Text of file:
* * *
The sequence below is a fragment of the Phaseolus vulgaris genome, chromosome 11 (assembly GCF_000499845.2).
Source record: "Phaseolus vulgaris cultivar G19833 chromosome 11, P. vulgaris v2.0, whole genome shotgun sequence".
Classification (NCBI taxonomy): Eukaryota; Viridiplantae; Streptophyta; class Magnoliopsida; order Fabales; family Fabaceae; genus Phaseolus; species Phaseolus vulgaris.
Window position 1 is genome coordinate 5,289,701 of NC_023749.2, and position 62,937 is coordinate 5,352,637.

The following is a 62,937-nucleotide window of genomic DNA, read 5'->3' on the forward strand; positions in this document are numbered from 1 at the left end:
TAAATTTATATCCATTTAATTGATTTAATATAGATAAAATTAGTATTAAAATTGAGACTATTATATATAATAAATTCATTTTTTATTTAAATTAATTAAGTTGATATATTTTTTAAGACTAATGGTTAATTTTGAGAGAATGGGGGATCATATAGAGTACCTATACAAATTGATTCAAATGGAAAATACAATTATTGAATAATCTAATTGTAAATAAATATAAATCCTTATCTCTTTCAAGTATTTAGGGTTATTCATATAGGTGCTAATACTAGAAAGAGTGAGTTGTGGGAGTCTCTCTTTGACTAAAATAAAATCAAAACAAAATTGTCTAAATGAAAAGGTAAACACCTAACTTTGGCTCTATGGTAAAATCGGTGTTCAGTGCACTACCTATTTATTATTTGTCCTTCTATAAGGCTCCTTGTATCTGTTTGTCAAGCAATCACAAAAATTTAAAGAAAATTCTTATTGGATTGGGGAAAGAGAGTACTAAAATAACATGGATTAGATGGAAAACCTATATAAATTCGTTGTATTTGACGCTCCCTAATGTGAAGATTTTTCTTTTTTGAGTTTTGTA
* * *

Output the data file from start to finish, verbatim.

The sequence below is a fragment of the Phaseolus vulgaris genome, chromosome 11 (assembly GCF_000499845.2).
Source record: "Phaseolus vulgaris cultivar G19833 chromosome 11, P. vulgaris v2.0, whole genome shotgun sequence".
Classification (NCBI taxonomy): Eukaryota; Viridiplantae; Streptophyta; class Magnoliopsida; order Fabales; family Fabaceae; genus Phaseolus; species Phaseolus vulgaris.
Window position 1 is genome coordinate 5,289,701 of NC_023749.2, and position 62,937 is coordinate 5,352,637.

The following is a 62,937-nucleotide window of genomic DNA, read 5'->3' on the forward strand; positions in this document are numbered from 1 at the left end:
TAAATTTATATCCATTTAATTGATTTAATATAGATAAAATTAGTATTAAAATTGAGACTATTATATATAATAAATTCATTTTTTATTTAAATTAATTAAGTTGATATATTTTTTAAGACTAATGGTTAATTTTGAGAGAATGGGGGATCATATAGAGTACCTATACAAATTGATTCAAATGGAAAATACAATTATTGAATAATCTAATTGTAAATAAATATAAATCCTTATCTCTTTCAAGTATTTAGGGTTATTCATATAGGTGCTAATACTAGAAAGAGTGAGTTGTGGGAGTCTCTCTTTGACTAAAATAAAATCAAAACAAAATTGTCTAAATGAAAAGGTAAACACCTAACTTTGGCTCTATGGTAAAATCGGTGTTCAGTGCACTACCTATTTATTATTTGTCCTTCTATAAGGCTCCTTGTATCTGTTTGTCAAGCAATCACAAAAATTTAAAGAAAATTCTTATTGGATTGGGGAAAGAGAGTACTAAAATAACATGGATTAGATGGAAAACCTATATAAATTCGTTGTATTTGACGCTCCCTAATGTGAAGATTTTTCTTTTTTGAGTTTTGTA